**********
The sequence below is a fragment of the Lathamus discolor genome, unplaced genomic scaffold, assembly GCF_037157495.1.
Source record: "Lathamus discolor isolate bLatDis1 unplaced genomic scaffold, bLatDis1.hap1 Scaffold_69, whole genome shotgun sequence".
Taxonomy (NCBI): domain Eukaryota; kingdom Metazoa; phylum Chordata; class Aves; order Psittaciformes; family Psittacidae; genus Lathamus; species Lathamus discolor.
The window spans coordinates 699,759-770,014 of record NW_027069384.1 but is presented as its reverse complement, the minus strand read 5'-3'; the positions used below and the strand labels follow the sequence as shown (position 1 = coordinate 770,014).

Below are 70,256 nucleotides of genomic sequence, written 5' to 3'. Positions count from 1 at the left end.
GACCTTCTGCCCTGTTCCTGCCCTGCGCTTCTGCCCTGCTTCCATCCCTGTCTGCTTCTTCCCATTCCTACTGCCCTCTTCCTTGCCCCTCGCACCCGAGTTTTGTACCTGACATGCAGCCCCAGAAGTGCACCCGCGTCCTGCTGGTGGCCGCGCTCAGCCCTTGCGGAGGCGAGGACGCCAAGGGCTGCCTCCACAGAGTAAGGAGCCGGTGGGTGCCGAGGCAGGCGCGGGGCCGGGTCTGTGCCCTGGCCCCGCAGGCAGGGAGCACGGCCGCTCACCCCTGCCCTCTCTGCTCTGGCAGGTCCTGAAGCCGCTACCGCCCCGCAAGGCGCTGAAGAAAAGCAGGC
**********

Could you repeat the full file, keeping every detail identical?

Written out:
The sequence below is a fragment of the Lathamus discolor genome, unplaced genomic scaffold, assembly GCF_037157495.1.
Source record: "Lathamus discolor isolate bLatDis1 unplaced genomic scaffold, bLatDis1.hap1 Scaffold_69, whole genome shotgun sequence".
Taxonomy (NCBI): domain Eukaryota; kingdom Metazoa; phylum Chordata; class Aves; order Psittaciformes; family Psittacidae; genus Lathamus; species Lathamus discolor.
The window spans coordinates 699,759-770,014 of record NW_027069384.1 but is presented as its reverse complement, the minus strand read 5'-3'; the positions used below and the strand labels follow the sequence as shown (position 1 = coordinate 770,014).

Below are 70,256 nucleotides of genomic sequence, written 5' to 3'. Positions count from 1 at the left end.
GACCTTCTGCCCTGTTCCTGCCCTGCGCTTCTGCCCTGCTTCCATCCCTGTCTGCTTCTTCCCATTCCTACTGCCCTCTTCCTTGCCCCTCGCACCCGAGTTTTGTACCTGACATGCAGCCCCAGAAGTGCACCCGCGTCCTGCTGGTGGCCGCGCTCAGCCCTTGCGGAGGCGAGGACGCCAAGGGCTGCCTCCACAGAGTAAGGAGCCGGTGGGTGCCGAGGCAGGCGCGGGGCCGGGTCTGTGCCCTGGCCCCGCAGGCAGGGAGCACGGCCGCTCACCCCTGCCCTCTCTGCTCTGGCAGGTCCTGAAGCCGCTACCGCCCCGCAAGGCGCTGAAGAAAAGCAGGC